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Speedrunning Rockstar Games Titles Is Ridiculous


Over the weekend a brand new glitch for the Windows Store version of Grand Theft Auto: San Andreas was revealed. The glitch is incredibly specific, but, pulled-off correctly, it will shave a good three and a half hours off of anyone’s speedrunning time. Honestly, I don’t see why anyone would try to speedrun these open world, and very deliberately time consuming, games, but with a glitch like this the concept seems a bit more reasonable.

Speedrunning Rockstar Games Titles


Rockstar Games is well known for producing huge, sprawling games that can potentially take hundreds of hours to complete. From Grand Theft Auto 3 to Red Dead Redemption 2, a player could spend their lives enjoying the content on offer, as long as they take their time. For example, one of the best memories I have of playing Red Dead Redemption 2 was while doing something that the game doesn’t have any sort of side mission option for. I found a homestead, made a camp, and waited until night. Once the moon had risen, I quietly snuck in to rob the poor people living inside, but there was a complication. A dog showed up, barked, and forced me to murder everyone inside, including the dog.

Once I’d taken everything within the home, which was a single cigarette card, I decided that I had to fix this before someone stumbled upon the bodies. I picked up the man of the house and walked him over to the pig sty in a nearby field. Inside I found an already dead pig, whom I’d hoped would eat the evidence of my crime, and a dead man next to it. Upon further inspection there was a wedding ring, and a disturbing note that really set the scene. Needless to say I dumped the body and rode away, but I’ve never been able to put the night out of my mind.

I’m telling you this because it’s an example of the thousands of stories players have from their time with the catalogue of titles from Rockstar Games. Speedrunning doesn’t allow for this, it requires you to be precise, and do things in a certain order with no room for deviation, and to a degree enjoyment. However, with the news of this glitch, I think I understand now why people speedrun these games.

Discovery and Exploration


My example of playing Red Dead Redemption 2 is exactly why people speedrun it, and every other game from Rockstar Games. There’s a level of discovery and exploration occurring that isn’t based purely in the game’s world. Interactions with missions and side activities are definitely part of speedrunning titles such as Grand Theft Auto: San Andreas, but they’re done more in the pursuit of exploiting gaps in the game that haven’t ever been discovered before, parts of code that don’t resolve themselves, or even just walls that a player can clip through.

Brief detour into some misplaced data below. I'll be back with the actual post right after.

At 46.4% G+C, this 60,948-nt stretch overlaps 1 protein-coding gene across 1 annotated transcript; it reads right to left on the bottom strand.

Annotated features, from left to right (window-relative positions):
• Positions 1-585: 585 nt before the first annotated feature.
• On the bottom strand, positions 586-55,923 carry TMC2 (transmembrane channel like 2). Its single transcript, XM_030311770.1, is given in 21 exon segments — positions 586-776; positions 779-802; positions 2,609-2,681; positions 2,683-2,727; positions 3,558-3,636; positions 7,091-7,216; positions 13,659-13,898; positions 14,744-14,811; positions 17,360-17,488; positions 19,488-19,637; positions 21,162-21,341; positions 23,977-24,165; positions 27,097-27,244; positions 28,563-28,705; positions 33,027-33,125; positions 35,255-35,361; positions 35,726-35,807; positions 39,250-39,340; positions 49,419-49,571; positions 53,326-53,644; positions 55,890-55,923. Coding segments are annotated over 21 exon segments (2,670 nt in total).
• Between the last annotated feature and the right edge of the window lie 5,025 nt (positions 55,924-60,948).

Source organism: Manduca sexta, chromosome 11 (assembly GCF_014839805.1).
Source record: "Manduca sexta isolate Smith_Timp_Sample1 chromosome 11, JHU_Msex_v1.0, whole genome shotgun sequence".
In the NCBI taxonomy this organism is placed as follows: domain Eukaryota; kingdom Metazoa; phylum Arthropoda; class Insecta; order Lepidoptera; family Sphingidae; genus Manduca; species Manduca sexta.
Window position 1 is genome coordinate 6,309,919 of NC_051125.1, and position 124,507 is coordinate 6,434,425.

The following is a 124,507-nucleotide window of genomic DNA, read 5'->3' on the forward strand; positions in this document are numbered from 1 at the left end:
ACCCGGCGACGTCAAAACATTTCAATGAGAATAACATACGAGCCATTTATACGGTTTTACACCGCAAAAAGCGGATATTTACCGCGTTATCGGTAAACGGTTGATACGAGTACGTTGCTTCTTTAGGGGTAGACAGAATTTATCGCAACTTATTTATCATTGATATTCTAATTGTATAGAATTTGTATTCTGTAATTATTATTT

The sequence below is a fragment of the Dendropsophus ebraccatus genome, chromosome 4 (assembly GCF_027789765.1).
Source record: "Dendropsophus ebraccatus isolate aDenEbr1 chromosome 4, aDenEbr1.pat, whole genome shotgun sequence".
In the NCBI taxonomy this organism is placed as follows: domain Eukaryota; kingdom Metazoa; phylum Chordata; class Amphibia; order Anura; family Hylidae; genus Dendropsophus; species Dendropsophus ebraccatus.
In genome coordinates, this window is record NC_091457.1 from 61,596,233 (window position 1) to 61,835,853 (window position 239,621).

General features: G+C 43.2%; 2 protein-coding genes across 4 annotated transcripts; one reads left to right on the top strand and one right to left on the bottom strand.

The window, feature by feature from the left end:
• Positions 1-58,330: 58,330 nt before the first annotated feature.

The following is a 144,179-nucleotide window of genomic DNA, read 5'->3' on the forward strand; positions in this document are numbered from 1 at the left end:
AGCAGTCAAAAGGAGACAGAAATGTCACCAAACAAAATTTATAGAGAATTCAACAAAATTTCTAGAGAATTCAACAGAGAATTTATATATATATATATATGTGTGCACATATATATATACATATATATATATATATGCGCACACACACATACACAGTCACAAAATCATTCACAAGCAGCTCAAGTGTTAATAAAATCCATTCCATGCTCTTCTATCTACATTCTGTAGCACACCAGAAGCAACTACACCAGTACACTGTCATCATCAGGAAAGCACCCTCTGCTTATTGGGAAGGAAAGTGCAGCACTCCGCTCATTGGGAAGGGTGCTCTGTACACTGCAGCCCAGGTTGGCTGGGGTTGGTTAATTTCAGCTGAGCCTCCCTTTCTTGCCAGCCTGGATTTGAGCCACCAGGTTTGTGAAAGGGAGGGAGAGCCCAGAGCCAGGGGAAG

The newly announced glitch for Grand Theft Auto: San Andreas tasks players with activating a vigilante mission at some point in the game’s start, which will make it jump to a random line of code that’s determined by the amount of time that’s passed. Knowing that the glitch does this, speedrunners need to work out how much time should have passed before they activate the glitch. However, there’s much more to the glitch, such as needing a certain amount of money.

With a game like Grand Theft Auto: San Andreas, there are no guarantees. The streets might be filled with police vehicles, or they could be devoid of them for the next hour. It might be easy to find a drug dealer, kill them, and take all the cash you need. Or you might find that it’s impossible to get all of the money required before the time limit is reached.

It’s here where I find speedrunning anything made by rockstar Games to be ridiculous once again. If a speedrunner can’t meet all the requirements for what is named ‘Arbitrary Jump In Skip’, they need to reset their run. Granted, the new world record for the run is 25:52, as opposed to what it was, 3:52:07, but I can see the run still taking hours to get right. I have the upmost respect for anyone speedrunning games like Grand theft Auto: San Andreas, but I still think the concept is crazy.

Smaller titles such as Mario or Metroid games make sense as a speedrunning pursuit to me. They’re titles I think I could get a decent time in if I practiced. Every year I tune into Awesome Games Done Quick and watch on as players break my favourite games in the name of charity. When it comes down to it these players are still making discoveries in games that are decades old. Even this news about the Windows Store version of Grand Theft Auto: San Andreas surprises me, because it’s something that’s new in a game I remember picking up new whilst I was in school (a very long time ago). Speedrunning titles from Rockstar Games might be ridiculous, but it’s also brilliant fun when you hear about the things those speedrunners get up to.

Check out the new world record speedrun for Grand theft Auto: San Andreas below.

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